By the end of that first term, Reagan was "the preeminent anti-communist," Gorbachev said. "Many people in our country, and in your country, regarded him as the quintessential hawk."
Did Reagan's success in his first term, and the huge build-up of military power that he persuaded Congress to finance, affect the decision of the Soviet Politburo to chose a young and vigorous new leader in 1985 -- someone who could, in effect, stand up to Reagan? "No, I think there was really no connection," he replied, chuckling. He said he was chosen for purely internal reasons that had nothing to do with the United States.
"All that talk that somehow Reagan's arms race forced Gorbachev to look for some arms reductions, etc., that's not serious. The Soviet Union could have withstood any arms race. The Soviet Union could have actually decided not to build more weapons, because the weapons we had were more than enough."
The big change was in Washington, Gorbachev said. "When he [Reagan] was elected to a second term, he, and especially the people close to him, began to think about how he would complete his second term -- by producing more and more nuclear weapons . . . and conducting 'special operations' around the world, etc. etc."
The Soviet leadership, Gorbachev said, evidently referring to himself, concluded that instead, Reagan would "want to go down in history as a peacemaker" and would work with Moscow to do so. "A particularly positive influence on him -- more than anyone else -- was Nancy Reagan," Gorbachev said. "She deserves a lot of credit for that."
Once Reagan decided to try to make peace, he found an eager partner in Moscow, Gorbachev said. "The new Soviet leadership wanted to transform the county, to modernize the country, and we needed stability, we needed cooperation with other countries. . . . And we both knew what kind of weapons we each had. There were mountains of nuclear weapons. A war could start not because of a political decision, but just because of some technical failure. . . .
"A lot of forces on both sides had an interest in prolonging the arms race," Gorbachev added, including military-industrial lobbies on both sides. His predecessors in Moscow had concluded that continuing the race was the only way they could achieve security for the Soviet Union.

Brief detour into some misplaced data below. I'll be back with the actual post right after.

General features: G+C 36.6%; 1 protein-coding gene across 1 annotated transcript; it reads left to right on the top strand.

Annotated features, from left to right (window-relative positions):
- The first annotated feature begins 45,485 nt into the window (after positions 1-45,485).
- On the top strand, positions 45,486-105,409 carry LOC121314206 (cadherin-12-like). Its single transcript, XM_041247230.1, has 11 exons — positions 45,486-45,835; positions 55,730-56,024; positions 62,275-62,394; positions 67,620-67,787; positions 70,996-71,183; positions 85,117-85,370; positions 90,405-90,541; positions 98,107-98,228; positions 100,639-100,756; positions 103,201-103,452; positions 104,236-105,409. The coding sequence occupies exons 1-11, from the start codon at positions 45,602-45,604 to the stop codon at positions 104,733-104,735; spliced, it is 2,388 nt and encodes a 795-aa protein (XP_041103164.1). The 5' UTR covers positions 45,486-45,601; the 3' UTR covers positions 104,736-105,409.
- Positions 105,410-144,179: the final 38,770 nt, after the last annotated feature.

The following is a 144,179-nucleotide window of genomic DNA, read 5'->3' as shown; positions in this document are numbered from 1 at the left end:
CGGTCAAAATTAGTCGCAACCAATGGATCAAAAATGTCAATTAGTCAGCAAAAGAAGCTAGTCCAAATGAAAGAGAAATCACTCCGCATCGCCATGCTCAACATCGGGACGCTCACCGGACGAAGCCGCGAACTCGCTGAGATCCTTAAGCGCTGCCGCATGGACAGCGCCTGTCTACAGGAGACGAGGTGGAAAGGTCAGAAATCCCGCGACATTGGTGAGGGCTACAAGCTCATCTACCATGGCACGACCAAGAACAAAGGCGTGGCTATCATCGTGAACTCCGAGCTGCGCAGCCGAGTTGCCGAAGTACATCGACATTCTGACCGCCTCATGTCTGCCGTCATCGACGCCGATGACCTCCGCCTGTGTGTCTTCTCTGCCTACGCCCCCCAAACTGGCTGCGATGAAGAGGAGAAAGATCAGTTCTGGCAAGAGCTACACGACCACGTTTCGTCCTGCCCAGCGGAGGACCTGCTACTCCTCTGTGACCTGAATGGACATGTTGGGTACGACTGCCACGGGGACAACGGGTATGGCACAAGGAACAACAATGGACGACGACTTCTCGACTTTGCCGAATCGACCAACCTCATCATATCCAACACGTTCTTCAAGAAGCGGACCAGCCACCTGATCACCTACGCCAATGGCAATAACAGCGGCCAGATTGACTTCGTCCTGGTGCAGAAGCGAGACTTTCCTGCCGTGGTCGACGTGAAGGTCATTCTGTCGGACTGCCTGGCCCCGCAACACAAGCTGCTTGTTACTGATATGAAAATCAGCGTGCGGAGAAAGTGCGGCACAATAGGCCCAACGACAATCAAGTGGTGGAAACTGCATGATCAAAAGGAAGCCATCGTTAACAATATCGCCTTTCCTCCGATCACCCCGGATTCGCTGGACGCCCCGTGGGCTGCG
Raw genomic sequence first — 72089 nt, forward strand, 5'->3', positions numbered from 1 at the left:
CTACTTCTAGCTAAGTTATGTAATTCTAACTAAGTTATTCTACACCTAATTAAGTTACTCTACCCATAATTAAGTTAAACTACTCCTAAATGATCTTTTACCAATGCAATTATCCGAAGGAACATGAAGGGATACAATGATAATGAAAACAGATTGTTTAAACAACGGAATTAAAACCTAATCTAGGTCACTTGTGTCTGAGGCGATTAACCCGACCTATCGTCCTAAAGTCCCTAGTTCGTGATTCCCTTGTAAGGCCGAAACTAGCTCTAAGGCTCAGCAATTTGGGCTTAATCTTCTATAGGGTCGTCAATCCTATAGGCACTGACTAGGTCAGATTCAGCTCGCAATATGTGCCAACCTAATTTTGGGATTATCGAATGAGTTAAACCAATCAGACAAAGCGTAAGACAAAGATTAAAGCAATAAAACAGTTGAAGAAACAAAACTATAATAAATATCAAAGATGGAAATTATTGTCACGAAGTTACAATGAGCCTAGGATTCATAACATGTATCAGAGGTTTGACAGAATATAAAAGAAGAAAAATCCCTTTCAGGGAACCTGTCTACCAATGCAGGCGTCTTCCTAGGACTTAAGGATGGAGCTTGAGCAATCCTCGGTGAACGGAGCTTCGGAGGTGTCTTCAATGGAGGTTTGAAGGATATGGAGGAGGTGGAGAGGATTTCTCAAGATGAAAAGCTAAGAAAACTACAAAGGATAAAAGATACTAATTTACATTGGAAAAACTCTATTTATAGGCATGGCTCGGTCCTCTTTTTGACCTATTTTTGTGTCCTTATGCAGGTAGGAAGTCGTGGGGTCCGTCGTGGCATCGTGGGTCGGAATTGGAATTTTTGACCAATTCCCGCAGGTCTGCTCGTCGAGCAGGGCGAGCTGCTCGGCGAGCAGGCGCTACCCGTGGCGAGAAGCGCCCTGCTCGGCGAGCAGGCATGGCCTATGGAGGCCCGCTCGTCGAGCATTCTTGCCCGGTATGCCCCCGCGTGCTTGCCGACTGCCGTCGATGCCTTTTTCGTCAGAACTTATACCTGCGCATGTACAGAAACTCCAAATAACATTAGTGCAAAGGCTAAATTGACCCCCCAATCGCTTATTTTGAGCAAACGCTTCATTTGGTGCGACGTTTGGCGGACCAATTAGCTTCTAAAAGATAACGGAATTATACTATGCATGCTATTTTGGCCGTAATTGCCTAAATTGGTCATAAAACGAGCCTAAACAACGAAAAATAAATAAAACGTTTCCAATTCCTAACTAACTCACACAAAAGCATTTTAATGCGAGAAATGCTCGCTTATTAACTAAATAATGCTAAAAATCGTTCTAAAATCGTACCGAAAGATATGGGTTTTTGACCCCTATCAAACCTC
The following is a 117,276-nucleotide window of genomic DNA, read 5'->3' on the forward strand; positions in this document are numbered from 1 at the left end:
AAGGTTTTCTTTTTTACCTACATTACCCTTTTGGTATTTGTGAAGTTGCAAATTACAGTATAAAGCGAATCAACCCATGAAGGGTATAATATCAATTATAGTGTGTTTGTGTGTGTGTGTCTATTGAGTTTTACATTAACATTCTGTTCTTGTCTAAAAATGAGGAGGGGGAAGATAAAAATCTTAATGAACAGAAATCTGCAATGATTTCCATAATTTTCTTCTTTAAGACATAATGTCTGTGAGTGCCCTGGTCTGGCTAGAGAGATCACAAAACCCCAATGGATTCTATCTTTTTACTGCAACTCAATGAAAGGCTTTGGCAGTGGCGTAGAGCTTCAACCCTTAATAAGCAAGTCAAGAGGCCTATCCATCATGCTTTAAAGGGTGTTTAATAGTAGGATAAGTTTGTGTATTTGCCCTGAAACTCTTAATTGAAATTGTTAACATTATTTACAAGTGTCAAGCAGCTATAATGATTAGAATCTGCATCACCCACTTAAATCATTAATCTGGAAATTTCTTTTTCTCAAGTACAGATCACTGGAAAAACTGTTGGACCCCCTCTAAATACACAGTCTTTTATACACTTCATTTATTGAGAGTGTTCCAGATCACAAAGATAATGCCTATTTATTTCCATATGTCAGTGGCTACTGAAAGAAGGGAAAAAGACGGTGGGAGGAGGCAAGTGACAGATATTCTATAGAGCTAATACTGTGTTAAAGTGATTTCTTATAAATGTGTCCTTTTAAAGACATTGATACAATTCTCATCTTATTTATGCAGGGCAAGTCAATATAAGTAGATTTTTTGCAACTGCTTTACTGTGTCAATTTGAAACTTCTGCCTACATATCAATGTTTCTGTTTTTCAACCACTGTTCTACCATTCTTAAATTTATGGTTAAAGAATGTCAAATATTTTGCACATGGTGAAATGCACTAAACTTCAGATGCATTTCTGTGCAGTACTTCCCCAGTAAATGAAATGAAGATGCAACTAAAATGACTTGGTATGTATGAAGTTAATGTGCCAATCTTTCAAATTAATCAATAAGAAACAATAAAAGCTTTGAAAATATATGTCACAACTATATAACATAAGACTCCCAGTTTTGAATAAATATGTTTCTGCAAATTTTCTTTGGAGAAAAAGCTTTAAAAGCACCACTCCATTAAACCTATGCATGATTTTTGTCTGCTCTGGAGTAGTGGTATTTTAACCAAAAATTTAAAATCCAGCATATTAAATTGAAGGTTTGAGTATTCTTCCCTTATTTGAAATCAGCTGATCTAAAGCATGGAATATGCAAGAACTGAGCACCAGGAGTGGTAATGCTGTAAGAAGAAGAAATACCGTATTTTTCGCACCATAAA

But by his new calculation in 1985, the situation was ripe for change. He and his comrades concluded that it was really inconceivable that anyone in the White House actually wanted to blow up the Soviet Union, just as they ruled out the possibility of ever deliberately trying to destroy the United States. So it would make more sense "to find ways to cooperate."
His first meeting with Reagan in Geneva in November 1985, "confirmed the correctness of our assessment of the situation," he continued. This was the first Soviet-American summit in seven years, and it did not begin well. After the first session, he recounted, his comrades asked for his impressions of Reagan. "He's a real dinosaur," Gorbachev quoted himself as saying. "And then I learned," he added, "there was a leak from the American delegation, that . . . Reagan [described] Gorbachev as 'a die-hard Communist.' "
But just a day and a half later, the two men signed an agreement that stated their mutual conviction that nuclear war was unthinkable. They initiated a batch of new cooperative enterprises intended to improve relations. "That was the beginning of hope," Gorbachev said.
At subsequent meetings at Reykjavik the next year, in Washington in 1987 and in Moscow in 1988, relations got better and better. By the time he came to Moscow in 1988, Gorbachev recalled with evident satisfaction, Reagan had changed his views.
"An American reporter asked President Reagan, while we were taking a walk . . . 'Mr. President, do you still regard the Soviet Union as an evil empire?' And Reagan said no."
Staff writer David E. Hoffman contributed to this report.